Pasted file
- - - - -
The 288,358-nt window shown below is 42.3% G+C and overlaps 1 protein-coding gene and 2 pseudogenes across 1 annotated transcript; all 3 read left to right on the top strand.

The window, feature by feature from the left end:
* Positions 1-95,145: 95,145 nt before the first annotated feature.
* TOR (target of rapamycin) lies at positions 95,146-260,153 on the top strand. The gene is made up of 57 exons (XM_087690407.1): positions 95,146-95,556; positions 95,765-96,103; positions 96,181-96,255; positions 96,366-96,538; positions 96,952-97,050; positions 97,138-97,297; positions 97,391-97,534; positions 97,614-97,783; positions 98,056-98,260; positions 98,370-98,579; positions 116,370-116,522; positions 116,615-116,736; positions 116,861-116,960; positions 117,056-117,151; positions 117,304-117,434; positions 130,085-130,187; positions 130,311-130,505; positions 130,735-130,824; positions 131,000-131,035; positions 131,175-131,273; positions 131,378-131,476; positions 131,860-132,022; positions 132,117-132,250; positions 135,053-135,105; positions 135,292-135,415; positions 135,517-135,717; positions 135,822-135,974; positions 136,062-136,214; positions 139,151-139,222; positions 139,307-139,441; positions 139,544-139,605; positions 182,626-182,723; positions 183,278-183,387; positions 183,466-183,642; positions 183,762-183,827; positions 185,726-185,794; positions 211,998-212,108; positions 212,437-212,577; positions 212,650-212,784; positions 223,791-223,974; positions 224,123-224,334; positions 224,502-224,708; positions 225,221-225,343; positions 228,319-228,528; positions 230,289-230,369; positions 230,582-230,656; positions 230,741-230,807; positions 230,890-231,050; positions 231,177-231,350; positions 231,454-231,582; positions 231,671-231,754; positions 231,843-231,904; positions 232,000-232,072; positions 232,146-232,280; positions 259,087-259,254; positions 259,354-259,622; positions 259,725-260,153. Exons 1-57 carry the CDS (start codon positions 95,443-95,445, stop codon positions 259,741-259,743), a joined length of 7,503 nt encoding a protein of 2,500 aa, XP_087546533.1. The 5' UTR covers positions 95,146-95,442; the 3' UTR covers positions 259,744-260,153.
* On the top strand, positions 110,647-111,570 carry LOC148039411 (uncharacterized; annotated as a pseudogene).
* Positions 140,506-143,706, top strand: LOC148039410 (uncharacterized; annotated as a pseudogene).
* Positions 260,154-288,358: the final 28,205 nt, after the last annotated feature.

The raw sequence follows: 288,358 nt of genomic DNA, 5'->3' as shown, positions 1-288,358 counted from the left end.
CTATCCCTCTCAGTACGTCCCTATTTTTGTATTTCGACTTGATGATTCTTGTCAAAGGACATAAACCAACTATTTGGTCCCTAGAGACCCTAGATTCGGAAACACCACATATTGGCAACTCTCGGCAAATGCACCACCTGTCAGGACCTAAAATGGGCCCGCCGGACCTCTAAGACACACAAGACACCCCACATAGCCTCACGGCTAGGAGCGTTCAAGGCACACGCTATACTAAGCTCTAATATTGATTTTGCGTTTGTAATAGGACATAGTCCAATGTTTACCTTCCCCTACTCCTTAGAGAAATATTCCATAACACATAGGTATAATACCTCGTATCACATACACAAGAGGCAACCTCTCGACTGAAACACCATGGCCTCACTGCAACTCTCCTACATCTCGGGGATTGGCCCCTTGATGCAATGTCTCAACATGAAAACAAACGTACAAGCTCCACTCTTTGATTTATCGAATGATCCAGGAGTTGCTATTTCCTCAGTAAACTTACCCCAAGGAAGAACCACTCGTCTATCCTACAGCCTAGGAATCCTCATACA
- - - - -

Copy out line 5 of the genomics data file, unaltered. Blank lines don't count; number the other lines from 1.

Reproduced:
* On the top strand, positions 110,647-111,570 carry LOC148039411 (uncharacterized; annotated as a pseudogene).